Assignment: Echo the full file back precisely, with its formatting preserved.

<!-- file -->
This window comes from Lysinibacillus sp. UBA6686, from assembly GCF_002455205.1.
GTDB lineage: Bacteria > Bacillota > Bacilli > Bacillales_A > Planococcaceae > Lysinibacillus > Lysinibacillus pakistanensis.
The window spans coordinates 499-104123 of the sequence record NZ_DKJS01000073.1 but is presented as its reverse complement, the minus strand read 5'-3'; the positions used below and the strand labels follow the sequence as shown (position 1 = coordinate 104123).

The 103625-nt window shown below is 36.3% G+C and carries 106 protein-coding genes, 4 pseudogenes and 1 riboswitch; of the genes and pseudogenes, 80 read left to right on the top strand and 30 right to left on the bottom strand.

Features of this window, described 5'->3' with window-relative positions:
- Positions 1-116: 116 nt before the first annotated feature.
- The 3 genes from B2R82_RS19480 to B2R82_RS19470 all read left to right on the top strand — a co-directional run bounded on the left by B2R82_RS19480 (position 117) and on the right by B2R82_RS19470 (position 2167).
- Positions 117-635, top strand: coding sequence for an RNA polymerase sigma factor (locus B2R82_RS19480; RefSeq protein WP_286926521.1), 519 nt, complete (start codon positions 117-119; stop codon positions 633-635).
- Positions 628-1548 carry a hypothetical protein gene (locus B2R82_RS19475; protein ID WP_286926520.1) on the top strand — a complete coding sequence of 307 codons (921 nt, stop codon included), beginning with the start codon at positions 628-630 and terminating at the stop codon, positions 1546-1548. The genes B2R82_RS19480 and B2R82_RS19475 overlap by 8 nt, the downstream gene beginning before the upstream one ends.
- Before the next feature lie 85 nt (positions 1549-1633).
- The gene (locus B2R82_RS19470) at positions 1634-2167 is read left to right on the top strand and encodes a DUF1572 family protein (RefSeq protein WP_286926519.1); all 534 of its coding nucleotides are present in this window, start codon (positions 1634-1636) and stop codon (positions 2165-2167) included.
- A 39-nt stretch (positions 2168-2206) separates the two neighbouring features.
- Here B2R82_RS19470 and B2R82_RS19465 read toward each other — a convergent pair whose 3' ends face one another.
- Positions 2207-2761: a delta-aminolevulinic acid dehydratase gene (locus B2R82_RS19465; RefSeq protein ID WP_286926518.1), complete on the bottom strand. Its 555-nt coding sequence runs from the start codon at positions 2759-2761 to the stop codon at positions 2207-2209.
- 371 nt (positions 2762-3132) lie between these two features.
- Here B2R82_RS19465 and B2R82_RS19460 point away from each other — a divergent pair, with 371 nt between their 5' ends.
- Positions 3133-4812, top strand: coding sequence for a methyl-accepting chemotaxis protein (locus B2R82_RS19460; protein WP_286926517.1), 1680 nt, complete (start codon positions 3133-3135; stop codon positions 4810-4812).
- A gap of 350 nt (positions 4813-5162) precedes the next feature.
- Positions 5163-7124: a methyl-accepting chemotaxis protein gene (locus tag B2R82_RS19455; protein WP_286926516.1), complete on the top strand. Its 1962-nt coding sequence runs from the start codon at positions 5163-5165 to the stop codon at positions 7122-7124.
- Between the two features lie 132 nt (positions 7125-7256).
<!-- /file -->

This window comes from Lysinibacillus sp. UBA6686, from assembly GCF_002455205.1.
GTDB lineage: Bacteria > Bacillota > Bacilli > Bacillales_A > Planococcaceae > Lysinibacillus > Lysinibacillus pakistanensis.
The window spans coordinates 499-104123 of the sequence record NZ_DKJS01000073.1 but is presented as its reverse complement, the minus strand read 5'-3'; the positions used below and the strand labels follow the sequence as shown (position 1 = coordinate 104123).

The 103625-nt window shown below is 36.3% G+C and carries 106 protein-coding genes, 4 pseudogenes and 1 riboswitch; of the genes and pseudogenes, 80 read left to right on the top strand and 30 right to left on the bottom strand.

Features of this window, described 5'->3' with window-relative positions:
- Positions 1-116: 116 nt before the first annotated feature.
- The 3 genes from B2R82_RS19480 to B2R82_RS19470 all read left to right on the top strand — a co-directional run bounded on the left by B2R82_RS19480 (position 117) and on the right by B2R82_RS19470 (position 2167).
- Positions 117-635, top strand: coding sequence for an RNA polymerase sigma factor (locus B2R82_RS19480; RefSeq protein WP_286926521.1), 519 nt, complete (start codon positions 117-119; stop codon positions 633-635).
- Positions 628-1548 carry a hypothetical protein gene (locus B2R82_RS19475; protein ID WP_286926520.1) on the top strand — a complete coding sequence of 307 codons (921 nt, stop codon included), beginning with the start codon at positions 628-630 and terminating at the stop codon, positions 1546-1548. The genes B2R82_RS19480 and B2R82_RS19475 overlap by 8 nt, the downstream gene beginning before the upstream one ends.
- Before the next feature lie 85 nt (positions 1549-1633).
- The gene (locus B2R82_RS19470) at positions 1634-2167 is read left to right on the top strand and encodes a DUF1572 family protein (RefSeq protein WP_286926519.1); all 534 of its coding nucleotides are present in this window, start codon (positions 1634-1636) and stop codon (positions 2165-2167) included.
- A 39-nt stretch (positions 2168-2206) separates the two neighbouring features.
- Here B2R82_RS19470 and B2R82_RS19465 read toward each other — a convergent pair whose 3' ends face one another.
- Positions 2207-2761: a delta-aminolevulinic acid dehydratase gene (locus B2R82_RS19465; RefSeq protein ID WP_286926518.1), complete on the bottom strand. Its 555-nt coding sequence runs from the start codon at positions 2759-2761 to the stop codon at positions 2207-2209.
- 371 nt (positions 2762-3132) lie between these two features.
- Here B2R82_RS19465 and B2R82_RS19460 point away from each other — a divergent pair, with 371 nt between their 5' ends.
- Positions 3133-4812, top strand: coding sequence for a methyl-accepting chemotaxis protein (locus B2R82_RS19460; protein WP_286926517.1), 1680 nt, complete (start codon positions 3133-3135; stop codon positions 4810-4812).
- A gap of 350 nt (positions 4813-5162) precedes the next feature.
- Positions 5163-7124: a methyl-accepting chemotaxis protein gene (locus tag B2R82_RS19455; protein WP_286926516.1), complete on the top strand. Its 1962-nt coding sequence runs from the start codon at positions 5163-5165 to the stop codon at positions 7122-7124.
- Between the two features lie 132 nt (positions 7125-7256).